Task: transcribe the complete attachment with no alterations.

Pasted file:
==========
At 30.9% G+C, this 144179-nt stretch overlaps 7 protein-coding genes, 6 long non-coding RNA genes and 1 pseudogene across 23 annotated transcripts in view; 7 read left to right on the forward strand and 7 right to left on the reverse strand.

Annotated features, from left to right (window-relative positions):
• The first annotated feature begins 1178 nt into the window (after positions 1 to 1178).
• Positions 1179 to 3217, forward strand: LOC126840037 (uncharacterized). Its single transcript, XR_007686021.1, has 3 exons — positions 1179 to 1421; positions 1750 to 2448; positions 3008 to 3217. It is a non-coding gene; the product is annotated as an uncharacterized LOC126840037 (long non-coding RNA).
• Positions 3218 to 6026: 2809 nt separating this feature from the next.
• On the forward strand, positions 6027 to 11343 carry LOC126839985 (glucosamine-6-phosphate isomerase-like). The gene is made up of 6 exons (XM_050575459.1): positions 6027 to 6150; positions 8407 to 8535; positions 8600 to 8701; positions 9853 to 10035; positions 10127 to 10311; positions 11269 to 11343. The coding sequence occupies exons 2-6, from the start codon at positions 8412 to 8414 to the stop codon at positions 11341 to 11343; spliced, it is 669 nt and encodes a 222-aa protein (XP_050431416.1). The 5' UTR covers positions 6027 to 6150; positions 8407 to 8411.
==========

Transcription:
At 30.9% G+C, this 144179-nt stretch overlaps 7 protein-coding genes, 6 long non-coding RNA genes and 1 pseudogene across 23 annotated transcripts in view; 7 read left to right on the forward strand and 7 right to left on the reverse strand.

Annotated features, from left to right (window-relative positions):
• The first annotated feature begins 1178 nt into the window (after positions 1 to 1178).
• Positions 1179 to 3217, forward strand: LOC126840037 (uncharacterized). Its single transcript, XR_007686021.1, has 3 exons — positions 1179 to 1421; positions 1750 to 2448; positions 3008 to 3217. It is a non-coding gene; the product is annotated as an uncharacterized LOC126840037 (long non-coding RNA).
• Positions 3218 to 6026: 2809 nt separating this feature from the next.
• On the forward strand, positions 6027 to 11343 carry LOC126839985 (glucosamine-6-phosphate isomerase-like). The gene is made up of 6 exons (XM_050575459.1): positions 6027 to 6150; positions 8407 to 8535; positions 8600 to 8701; positions 9853 to 10035; positions 10127 to 10311; positions 11269 to 11343. The coding sequence occupies exons 2-6, from the start codon at positions 8412 to 8414 to the stop codon at positions 11341 to 11343; spliced, it is 669 nt and encodes a 222-aa protein (XP_050431416.1). The 5' UTR covers positions 6027 to 6150; positions 8407 to 8411.